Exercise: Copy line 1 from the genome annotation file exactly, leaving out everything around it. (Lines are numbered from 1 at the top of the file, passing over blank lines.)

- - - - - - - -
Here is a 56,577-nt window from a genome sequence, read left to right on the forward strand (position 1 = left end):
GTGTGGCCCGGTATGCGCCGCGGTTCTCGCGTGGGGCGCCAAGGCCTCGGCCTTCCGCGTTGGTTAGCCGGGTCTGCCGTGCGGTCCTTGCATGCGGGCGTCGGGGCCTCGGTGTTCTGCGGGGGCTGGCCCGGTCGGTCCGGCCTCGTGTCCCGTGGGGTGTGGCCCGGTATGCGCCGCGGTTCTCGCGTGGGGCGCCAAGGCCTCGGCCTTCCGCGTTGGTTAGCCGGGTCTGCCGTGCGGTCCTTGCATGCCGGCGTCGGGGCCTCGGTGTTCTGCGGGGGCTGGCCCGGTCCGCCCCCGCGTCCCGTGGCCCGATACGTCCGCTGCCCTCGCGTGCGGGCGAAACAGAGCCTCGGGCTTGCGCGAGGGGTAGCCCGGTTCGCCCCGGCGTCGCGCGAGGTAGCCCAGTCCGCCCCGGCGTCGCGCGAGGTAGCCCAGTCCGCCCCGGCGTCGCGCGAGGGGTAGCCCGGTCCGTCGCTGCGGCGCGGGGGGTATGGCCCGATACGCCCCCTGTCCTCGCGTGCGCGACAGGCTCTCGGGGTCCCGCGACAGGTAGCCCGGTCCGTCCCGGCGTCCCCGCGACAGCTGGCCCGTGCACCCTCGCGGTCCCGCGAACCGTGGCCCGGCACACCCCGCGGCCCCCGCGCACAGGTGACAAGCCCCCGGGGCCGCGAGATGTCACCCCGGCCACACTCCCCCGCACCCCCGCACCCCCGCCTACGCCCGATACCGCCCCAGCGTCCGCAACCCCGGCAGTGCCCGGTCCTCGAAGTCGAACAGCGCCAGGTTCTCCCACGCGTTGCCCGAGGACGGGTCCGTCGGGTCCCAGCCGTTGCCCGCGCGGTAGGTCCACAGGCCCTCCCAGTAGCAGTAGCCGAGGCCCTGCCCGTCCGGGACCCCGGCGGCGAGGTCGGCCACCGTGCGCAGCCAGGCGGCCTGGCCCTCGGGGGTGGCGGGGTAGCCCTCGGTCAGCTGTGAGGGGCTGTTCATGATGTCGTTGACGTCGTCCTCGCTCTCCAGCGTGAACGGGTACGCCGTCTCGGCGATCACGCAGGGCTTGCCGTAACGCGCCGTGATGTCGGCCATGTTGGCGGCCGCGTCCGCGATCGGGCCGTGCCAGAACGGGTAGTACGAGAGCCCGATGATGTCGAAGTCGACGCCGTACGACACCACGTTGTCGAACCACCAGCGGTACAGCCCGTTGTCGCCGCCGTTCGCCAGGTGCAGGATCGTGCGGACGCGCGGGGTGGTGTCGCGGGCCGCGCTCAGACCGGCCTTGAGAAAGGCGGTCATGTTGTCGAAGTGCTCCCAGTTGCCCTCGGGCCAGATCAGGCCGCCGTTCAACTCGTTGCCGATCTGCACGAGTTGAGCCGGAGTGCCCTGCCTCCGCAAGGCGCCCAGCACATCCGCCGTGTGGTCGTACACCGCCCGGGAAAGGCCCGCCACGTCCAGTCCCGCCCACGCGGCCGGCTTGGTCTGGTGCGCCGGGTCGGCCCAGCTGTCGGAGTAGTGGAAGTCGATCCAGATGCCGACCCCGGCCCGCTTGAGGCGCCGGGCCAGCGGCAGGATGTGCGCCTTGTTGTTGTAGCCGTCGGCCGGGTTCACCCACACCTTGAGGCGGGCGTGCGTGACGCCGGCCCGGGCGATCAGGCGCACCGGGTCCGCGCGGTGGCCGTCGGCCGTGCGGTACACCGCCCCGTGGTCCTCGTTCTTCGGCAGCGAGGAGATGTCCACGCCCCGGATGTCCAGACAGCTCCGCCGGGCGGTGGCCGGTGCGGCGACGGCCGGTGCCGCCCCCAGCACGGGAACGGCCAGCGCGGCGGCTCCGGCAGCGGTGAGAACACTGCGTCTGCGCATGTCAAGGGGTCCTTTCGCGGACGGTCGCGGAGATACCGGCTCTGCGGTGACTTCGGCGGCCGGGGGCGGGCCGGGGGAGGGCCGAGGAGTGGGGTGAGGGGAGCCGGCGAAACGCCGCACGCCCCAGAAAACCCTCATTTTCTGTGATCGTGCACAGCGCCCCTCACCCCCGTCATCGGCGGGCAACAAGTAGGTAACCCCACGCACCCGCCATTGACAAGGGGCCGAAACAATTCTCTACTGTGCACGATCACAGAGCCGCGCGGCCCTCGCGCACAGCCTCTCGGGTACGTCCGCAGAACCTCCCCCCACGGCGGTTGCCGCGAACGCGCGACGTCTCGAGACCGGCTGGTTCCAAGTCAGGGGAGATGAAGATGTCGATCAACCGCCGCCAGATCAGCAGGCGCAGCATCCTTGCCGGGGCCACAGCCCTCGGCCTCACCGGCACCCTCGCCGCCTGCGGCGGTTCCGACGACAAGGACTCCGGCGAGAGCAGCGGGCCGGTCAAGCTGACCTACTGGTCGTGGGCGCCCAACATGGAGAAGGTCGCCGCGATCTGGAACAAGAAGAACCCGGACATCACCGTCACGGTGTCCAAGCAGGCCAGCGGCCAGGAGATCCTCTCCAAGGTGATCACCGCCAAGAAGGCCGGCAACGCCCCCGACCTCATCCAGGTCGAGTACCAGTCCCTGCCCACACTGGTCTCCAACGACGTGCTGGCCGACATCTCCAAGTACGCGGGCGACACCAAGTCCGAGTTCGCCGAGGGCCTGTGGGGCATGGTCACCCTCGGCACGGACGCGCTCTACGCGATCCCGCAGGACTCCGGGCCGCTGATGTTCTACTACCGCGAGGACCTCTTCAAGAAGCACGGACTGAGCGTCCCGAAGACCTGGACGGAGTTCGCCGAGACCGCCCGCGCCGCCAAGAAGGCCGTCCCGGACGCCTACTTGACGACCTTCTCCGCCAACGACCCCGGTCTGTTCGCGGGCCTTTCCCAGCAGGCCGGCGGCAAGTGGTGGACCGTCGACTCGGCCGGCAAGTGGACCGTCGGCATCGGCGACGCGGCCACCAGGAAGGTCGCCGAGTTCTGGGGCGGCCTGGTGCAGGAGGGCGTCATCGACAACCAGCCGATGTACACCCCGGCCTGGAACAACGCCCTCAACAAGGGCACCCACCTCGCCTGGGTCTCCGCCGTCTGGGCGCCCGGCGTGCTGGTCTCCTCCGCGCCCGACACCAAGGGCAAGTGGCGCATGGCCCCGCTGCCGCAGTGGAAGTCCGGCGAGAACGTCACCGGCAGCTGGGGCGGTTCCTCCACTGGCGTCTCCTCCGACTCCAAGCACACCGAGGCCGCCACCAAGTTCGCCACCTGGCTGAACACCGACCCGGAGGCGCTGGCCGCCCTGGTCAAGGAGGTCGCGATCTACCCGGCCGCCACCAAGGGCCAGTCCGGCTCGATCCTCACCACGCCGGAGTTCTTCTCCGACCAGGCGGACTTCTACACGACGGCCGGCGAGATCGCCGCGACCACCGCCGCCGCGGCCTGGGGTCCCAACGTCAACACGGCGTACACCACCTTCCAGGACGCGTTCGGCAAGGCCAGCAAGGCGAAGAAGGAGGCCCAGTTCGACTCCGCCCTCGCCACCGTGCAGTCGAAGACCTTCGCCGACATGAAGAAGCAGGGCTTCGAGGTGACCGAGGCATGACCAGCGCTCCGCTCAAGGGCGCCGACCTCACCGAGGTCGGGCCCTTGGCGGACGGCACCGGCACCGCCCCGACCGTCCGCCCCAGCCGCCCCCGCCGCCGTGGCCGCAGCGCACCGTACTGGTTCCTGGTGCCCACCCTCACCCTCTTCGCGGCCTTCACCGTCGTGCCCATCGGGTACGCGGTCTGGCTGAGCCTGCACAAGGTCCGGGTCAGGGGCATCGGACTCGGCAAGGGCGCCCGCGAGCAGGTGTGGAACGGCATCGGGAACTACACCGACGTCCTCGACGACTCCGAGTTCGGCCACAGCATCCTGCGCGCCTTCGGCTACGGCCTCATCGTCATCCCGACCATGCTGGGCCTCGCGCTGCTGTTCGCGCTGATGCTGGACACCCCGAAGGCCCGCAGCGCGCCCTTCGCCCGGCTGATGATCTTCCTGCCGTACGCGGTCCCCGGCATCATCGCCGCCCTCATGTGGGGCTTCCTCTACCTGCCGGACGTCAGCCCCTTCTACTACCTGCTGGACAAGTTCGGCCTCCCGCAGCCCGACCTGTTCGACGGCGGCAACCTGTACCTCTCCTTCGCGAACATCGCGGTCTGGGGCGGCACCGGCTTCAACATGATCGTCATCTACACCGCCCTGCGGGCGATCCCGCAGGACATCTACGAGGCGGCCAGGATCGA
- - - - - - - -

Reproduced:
Here is a 56,577-nt window from a genome sequence, read left to right on the forward strand (position 1 = left end):